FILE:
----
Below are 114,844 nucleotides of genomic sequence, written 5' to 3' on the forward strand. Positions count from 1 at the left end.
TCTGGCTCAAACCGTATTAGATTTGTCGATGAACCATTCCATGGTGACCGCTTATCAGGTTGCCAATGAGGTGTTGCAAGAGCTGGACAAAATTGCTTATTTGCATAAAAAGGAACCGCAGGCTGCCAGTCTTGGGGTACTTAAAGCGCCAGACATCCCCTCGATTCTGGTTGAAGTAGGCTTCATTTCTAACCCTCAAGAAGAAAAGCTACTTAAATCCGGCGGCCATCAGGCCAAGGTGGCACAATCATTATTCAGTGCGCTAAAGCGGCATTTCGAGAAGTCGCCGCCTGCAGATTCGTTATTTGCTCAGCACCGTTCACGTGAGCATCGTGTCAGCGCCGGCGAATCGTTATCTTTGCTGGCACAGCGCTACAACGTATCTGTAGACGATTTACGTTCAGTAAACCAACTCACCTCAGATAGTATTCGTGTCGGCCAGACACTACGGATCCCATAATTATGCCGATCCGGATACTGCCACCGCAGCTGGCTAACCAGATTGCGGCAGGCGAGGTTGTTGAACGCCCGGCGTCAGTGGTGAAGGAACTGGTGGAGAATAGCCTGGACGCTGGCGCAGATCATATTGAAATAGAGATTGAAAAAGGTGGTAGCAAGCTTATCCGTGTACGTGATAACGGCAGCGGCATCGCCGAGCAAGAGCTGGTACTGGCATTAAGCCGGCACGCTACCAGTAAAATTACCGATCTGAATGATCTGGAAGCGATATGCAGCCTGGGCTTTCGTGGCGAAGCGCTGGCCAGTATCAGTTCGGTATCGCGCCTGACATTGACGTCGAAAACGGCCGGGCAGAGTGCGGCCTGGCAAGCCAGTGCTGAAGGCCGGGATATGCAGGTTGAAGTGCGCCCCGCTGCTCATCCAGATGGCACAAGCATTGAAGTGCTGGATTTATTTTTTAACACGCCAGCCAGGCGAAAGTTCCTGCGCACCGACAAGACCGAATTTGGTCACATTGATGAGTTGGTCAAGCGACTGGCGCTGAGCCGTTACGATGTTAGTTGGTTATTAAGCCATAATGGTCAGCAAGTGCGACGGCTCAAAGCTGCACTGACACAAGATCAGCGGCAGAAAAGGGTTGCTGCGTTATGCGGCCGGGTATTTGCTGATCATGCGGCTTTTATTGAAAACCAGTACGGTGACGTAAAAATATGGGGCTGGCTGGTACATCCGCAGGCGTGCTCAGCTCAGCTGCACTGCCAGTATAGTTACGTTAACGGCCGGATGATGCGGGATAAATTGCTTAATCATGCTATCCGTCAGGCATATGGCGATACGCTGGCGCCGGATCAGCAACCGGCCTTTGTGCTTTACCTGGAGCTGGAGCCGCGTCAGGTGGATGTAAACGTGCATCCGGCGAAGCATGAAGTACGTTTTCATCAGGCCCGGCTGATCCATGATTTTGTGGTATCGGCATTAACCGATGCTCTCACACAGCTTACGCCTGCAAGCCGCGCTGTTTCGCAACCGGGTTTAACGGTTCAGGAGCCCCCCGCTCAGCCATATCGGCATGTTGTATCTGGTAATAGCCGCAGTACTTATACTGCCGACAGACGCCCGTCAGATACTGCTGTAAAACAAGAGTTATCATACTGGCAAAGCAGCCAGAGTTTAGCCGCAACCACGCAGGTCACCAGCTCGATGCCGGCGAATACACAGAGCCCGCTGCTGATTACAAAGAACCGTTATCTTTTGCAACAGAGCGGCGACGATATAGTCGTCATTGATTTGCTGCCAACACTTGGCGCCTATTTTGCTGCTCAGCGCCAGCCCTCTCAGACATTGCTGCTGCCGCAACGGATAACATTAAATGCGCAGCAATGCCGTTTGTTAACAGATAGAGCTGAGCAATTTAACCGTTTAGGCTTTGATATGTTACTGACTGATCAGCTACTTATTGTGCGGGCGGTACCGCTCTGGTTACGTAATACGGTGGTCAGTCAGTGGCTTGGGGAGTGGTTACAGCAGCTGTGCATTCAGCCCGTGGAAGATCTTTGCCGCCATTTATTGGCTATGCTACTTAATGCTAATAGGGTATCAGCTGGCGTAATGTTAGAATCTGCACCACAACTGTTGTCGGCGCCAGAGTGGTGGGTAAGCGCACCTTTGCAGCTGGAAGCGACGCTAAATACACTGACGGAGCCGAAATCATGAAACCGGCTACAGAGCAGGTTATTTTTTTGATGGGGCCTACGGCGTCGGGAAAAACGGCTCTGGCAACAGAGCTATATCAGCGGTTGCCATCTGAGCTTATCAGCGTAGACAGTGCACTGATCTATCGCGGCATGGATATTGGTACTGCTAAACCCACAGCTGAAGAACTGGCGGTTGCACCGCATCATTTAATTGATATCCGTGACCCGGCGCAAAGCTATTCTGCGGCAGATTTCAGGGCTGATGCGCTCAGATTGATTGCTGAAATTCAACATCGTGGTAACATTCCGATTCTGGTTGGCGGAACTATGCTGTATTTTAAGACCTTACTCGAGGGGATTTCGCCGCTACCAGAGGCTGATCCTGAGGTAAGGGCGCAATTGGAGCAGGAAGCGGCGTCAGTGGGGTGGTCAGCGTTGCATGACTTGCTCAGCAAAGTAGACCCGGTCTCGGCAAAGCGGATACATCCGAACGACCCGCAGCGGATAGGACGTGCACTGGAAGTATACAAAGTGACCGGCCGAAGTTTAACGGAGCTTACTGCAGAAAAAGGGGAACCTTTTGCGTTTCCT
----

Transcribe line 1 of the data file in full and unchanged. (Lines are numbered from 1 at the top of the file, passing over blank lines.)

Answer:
Below are 114,844 nucleotides of genomic sequence, written 5' to 3' on the forward strand. Positions count from 1 at the left end.